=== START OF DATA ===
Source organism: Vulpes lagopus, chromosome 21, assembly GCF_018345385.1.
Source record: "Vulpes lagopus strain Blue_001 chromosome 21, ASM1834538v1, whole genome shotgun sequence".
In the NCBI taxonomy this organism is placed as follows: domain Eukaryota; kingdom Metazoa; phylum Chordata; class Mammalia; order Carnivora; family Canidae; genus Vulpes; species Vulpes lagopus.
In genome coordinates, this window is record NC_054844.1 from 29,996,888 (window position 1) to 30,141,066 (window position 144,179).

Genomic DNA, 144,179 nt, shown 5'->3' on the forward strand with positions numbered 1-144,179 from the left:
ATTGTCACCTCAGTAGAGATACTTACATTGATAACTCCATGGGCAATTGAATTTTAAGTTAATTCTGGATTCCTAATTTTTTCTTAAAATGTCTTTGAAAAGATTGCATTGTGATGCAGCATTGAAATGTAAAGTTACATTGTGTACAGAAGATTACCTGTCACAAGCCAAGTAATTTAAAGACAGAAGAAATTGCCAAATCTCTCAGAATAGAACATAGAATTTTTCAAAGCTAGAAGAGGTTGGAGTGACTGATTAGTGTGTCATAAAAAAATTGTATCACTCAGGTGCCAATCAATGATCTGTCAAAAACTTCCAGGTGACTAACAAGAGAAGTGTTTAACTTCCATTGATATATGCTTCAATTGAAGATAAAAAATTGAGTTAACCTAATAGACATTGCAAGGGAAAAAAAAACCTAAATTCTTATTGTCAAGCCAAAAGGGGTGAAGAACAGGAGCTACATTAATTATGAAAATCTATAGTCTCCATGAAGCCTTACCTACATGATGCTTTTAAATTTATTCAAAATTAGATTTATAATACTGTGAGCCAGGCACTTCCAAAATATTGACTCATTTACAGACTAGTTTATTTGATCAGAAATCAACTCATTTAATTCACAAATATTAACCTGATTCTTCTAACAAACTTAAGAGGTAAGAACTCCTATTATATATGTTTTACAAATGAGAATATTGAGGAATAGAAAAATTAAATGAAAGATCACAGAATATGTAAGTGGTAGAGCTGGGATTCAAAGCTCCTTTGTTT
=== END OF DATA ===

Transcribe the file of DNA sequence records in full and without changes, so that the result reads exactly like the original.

Source organism: Vulpes lagopus, chromosome 21, assembly GCF_018345385.1.
Source record: "Vulpes lagopus strain Blue_001 chromosome 21, ASM1834538v1, whole genome shotgun sequence".
In the NCBI taxonomy this organism is placed as follows: domain Eukaryota; kingdom Metazoa; phylum Chordata; class Mammalia; order Carnivora; family Canidae; genus Vulpes; species Vulpes lagopus.
In genome coordinates, this window is record NC_054844.1 from 29,996,888 (window position 1) to 30,141,066 (window position 144,179).

Genomic DNA, 144,179 nt, shown 5'->3' on the forward strand with positions numbered 1-144,179 from the left:
ATTGTCACCTCAGTAGAGATACTTACATTGATAACTCCATGGGCAATTGAATTTTAAGTTAATTCTGGATTCCTAATTTTTTCTTAAAATGTCTTTGAAAAGATTGCATTGTGATGCAGCATTGAAATGTAAAGTTACATTGTGTACAGAAGATTACCTGTCACAAGCCAAGTAATTTAAAGACAGAAGAAATTGCCAAATCTCTCAGAATAGAACATAGAATTTTTCAAAGCTAGAAGAGGTTGGAGTGACTGATTAGTGTGTCATAAAAAAATTGTATCACTCAGGTGCCAATCAATGATCTGTCAAAAACTTCCAGGTGACTAACAAGAGAAGTGTTTAACTTCCATTGATATATGCTTCAATTGAAGATAAAAAATTGAGTTAACCTAATAGACATTGCAAGGGAAAAAAAAACCTAAATTCTTATTGTCAAGCCAAAAGGGGTGAAGAACAGGAGCTACATTAATTATGAAAATCTATAGTCTCCATGAAGCCTTACCTACATGATGCTTTTAAATTTATTCAAAATTAGATTTATAATACTGTGAGCCAGGCACTTCCAAAATATTGACTCATTTACAGACTAGTTTATTTGATCAGAAATCAACTCATTTAATTCACAAATATTAACCTGATTCTTCTAACAAACTTAAGAGGTAAGAACTCCTATTATATATGTTTTACAAATGAGAATATTGAGGAATAGAAAAATTAAATGAAAGATCACAGAATATGTAAGTGGTAGAGCTGGGATTCAAAGCTCCTTTGTTT